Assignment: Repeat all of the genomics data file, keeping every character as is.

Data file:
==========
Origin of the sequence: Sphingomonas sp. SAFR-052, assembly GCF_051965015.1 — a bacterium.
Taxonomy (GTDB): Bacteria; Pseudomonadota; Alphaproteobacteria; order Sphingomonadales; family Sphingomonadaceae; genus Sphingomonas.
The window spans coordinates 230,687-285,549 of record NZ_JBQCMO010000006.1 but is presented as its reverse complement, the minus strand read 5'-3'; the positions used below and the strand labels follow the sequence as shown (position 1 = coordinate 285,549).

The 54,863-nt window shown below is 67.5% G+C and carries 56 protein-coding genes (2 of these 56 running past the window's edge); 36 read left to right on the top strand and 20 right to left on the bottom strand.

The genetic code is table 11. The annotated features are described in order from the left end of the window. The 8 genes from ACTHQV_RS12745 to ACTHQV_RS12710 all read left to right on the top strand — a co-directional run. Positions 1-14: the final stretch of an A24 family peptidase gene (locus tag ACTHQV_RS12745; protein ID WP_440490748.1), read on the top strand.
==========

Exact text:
Origin of the sequence: Sphingomonas sp. SAFR-052, assembly GCF_051965015.1 — a bacterium.
Taxonomy (GTDB): Bacteria; Pseudomonadota; Alphaproteobacteria; order Sphingomonadales; family Sphingomonadaceae; genus Sphingomonas.
The window spans coordinates 230,687-285,549 of record NZ_JBQCMO010000006.1 but is presented as its reverse complement, the minus strand read 5'-3'; the positions used below and the strand labels follow the sequence as shown (position 1 = coordinate 285,549).

The 54,863-nt window shown below is 67.5% G+C and carries 56 protein-coding genes (2 of these 56 running past the window's edge); 36 read left to right on the top strand and 20 right to left on the bottom strand.

The genetic code is table 11. The annotated features are described in order from the left end of the window. The 8 genes from ACTHQV_RS12745 to ACTHQV_RS12710 all read left to right on the top strand — a co-directional run. Positions 1-14: the final stretch of an A24 family peptidase gene (locus tag ACTHQV_RS12745; protein ID WP_440490748.1), read on the top strand.